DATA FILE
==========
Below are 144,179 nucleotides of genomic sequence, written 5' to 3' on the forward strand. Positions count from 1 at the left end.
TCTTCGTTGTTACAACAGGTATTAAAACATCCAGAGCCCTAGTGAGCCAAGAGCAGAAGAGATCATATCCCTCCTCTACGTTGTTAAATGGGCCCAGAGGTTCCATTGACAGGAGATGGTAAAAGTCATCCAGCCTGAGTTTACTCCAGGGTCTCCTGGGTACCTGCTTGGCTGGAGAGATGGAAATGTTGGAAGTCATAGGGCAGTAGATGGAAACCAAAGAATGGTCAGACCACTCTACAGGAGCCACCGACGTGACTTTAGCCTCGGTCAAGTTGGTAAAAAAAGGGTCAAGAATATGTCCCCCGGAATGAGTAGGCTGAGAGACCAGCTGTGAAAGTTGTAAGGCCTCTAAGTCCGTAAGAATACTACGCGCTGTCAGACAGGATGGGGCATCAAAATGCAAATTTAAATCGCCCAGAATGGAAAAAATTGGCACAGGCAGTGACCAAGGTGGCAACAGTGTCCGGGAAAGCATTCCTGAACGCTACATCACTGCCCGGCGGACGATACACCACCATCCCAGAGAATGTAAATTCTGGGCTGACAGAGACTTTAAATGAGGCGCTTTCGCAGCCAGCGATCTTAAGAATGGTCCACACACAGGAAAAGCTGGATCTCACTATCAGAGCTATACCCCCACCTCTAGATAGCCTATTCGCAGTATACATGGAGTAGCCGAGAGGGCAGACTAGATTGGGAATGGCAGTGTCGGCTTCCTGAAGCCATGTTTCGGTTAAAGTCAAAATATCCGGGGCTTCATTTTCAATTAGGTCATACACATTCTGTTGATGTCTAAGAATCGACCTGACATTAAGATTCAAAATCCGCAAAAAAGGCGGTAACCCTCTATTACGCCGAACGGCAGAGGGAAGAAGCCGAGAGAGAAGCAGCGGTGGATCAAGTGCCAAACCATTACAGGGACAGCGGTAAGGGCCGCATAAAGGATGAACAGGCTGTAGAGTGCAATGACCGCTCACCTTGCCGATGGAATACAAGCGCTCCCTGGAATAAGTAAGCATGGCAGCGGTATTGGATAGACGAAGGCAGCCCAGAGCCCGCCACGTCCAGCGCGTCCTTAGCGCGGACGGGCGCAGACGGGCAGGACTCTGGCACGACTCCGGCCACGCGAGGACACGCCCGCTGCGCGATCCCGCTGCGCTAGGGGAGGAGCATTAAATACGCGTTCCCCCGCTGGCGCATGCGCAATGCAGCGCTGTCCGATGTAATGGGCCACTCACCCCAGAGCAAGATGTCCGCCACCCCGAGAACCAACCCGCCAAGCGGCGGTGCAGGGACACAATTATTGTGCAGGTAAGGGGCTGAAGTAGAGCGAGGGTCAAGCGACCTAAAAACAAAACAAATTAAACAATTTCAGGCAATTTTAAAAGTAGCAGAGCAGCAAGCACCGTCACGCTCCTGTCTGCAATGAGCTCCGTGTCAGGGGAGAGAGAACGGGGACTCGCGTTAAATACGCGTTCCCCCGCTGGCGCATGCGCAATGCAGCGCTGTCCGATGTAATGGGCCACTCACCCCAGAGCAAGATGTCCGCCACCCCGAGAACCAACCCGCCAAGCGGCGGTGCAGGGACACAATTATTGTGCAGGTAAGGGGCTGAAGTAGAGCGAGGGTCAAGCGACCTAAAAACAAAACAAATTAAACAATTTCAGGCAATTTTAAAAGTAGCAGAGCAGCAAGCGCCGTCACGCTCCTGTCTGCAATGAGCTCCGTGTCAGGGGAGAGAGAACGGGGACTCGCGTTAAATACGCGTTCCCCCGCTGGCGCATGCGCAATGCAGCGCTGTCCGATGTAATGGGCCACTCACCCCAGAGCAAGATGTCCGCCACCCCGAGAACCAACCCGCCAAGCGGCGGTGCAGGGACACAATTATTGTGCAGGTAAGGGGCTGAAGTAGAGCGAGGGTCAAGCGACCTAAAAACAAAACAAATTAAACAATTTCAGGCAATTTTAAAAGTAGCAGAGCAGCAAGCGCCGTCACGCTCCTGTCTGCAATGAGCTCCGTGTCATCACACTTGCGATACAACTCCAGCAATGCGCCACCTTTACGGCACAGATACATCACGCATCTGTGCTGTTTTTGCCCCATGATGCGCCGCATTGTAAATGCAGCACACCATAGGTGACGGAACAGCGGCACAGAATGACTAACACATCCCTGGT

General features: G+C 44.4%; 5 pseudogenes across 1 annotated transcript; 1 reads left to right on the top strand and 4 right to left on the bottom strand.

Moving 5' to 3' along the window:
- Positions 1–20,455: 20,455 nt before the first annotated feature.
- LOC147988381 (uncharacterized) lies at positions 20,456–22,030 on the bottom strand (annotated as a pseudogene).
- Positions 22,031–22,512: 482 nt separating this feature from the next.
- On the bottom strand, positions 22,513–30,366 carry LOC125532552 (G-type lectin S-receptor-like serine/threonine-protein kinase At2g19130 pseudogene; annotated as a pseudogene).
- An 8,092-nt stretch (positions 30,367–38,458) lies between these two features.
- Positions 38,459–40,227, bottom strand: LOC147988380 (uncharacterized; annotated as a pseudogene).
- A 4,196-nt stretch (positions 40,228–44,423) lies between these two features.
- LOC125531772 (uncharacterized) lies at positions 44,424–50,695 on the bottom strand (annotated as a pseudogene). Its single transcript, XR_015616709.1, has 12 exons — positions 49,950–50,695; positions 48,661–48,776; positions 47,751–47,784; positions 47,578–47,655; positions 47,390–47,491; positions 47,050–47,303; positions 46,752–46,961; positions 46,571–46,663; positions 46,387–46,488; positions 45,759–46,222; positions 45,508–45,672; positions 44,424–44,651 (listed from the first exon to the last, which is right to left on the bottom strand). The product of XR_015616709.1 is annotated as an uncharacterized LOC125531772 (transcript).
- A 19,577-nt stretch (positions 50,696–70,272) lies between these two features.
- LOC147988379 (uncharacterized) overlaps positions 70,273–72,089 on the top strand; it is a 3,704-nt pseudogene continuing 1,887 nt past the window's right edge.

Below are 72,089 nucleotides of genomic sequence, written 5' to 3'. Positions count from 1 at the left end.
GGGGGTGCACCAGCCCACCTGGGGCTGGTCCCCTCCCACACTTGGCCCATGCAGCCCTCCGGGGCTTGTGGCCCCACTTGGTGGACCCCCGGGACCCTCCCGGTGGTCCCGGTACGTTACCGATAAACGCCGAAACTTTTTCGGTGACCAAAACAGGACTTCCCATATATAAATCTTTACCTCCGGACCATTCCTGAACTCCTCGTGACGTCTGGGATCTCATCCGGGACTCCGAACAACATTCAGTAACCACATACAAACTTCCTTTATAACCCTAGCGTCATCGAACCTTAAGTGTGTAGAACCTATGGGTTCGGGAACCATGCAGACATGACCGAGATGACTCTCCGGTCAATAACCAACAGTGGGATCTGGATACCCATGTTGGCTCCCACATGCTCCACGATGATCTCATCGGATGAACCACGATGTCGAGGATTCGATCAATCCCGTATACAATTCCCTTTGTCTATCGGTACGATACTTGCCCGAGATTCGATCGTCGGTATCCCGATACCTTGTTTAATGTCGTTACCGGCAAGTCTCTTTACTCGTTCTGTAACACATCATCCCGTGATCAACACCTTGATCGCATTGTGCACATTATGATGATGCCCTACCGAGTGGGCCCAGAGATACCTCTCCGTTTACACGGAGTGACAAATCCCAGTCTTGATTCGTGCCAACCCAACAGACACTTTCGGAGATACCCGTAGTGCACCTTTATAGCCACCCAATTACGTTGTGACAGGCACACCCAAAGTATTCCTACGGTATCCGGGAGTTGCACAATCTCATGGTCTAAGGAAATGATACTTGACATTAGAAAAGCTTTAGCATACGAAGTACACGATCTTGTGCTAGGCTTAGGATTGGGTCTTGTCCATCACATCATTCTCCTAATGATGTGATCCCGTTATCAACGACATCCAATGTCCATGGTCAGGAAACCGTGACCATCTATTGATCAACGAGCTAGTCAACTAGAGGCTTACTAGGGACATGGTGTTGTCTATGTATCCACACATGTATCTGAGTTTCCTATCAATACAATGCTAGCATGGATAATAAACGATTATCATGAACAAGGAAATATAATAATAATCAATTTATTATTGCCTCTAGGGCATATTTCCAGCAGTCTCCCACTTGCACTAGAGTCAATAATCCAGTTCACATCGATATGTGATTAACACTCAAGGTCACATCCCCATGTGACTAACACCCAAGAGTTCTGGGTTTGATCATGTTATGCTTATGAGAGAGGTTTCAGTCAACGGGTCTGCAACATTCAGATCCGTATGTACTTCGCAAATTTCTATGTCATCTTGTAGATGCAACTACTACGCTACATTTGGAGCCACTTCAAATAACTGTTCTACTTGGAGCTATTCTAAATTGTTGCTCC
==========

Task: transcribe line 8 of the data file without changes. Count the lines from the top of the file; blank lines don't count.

- On the bottom strand, positions 22,513–30,366 carry LOC125532552 (G-type lectin S-receptor-like serine/threonine-protein kinase At2g19130 pseudogene; annotated as a pseudogene).